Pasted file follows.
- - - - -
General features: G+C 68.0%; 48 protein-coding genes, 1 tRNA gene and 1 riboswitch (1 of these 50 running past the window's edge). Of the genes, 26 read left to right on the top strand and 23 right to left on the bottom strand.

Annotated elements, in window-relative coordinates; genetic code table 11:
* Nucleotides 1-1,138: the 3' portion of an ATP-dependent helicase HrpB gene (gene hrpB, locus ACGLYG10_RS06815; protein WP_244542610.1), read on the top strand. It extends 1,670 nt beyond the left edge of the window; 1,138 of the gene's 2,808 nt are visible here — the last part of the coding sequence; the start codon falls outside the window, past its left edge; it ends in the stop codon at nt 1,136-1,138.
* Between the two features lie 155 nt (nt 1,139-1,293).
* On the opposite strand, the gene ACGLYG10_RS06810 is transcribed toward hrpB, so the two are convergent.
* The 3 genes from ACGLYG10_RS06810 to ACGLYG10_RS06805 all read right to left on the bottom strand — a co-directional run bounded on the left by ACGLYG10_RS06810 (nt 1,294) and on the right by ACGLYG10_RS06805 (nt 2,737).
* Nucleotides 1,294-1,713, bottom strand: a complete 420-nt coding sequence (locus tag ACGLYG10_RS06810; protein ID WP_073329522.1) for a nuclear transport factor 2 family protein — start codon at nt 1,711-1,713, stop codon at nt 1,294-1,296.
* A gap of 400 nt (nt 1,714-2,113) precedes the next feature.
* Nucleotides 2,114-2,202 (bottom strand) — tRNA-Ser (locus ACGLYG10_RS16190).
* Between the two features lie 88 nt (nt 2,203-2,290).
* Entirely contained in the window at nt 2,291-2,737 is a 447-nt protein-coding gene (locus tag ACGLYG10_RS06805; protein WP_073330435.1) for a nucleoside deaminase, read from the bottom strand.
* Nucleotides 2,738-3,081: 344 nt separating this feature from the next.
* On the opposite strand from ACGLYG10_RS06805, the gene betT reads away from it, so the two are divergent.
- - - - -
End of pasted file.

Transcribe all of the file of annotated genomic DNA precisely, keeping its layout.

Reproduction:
General features: G+C 68.0%; 48 protein-coding genes, 1 tRNA gene and 1 riboswitch (1 of these 50 running past the window's edge). Of the genes, 26 read left to right on the top strand and 23 right to left on the bottom strand.

Annotated elements, in window-relative coordinates; genetic code table 11:
* Nucleotides 1-1,138: the 3' portion of an ATP-dependent helicase HrpB gene (gene hrpB, locus ACGLYG10_RS06815; protein WP_244542610.1), read on the top strand. It extends 1,670 nt beyond the left edge of the window; 1,138 of the gene's 2,808 nt are visible here — the last part of the coding sequence; the start codon falls outside the window, past its left edge; it ends in the stop codon at nt 1,136-1,138.
* Between the two features lie 155 nt (nt 1,139-1,293).
* On the opposite strand, the gene ACGLYG10_RS06810 is transcribed toward hrpB, so the two are convergent.
* The 3 genes from ACGLYG10_RS06810 to ACGLYG10_RS06805 all read right to left on the bottom strand — a co-directional run bounded on the left by ACGLYG10_RS06810 (nt 1,294) and on the right by ACGLYG10_RS06805 (nt 2,737).
* Nucleotides 1,294-1,713, bottom strand: a complete 420-nt coding sequence (locus tag ACGLYG10_RS06810; protein ID WP_073329522.1) for a nuclear transport factor 2 family protein — start codon at nt 1,711-1,713, stop codon at nt 1,294-1,296.
* A gap of 400 nt (nt 1,714-2,113) precedes the next feature.
* Nucleotides 2,114-2,202 (bottom strand) — tRNA-Ser (locus ACGLYG10_RS16190).
* Between the two features lie 88 nt (nt 2,203-2,290).
* Entirely contained in the window at nt 2,291-2,737 is a 447-nt protein-coding gene (locus tag ACGLYG10_RS06805; protein WP_073330435.1) for a nucleoside deaminase, read from the bottom strand.
* Nucleotides 2,738-3,081: 344 nt separating this feature from the next.
* On the opposite strand from ACGLYG10_RS06805, the gene betT reads away from it, so the two are divergent.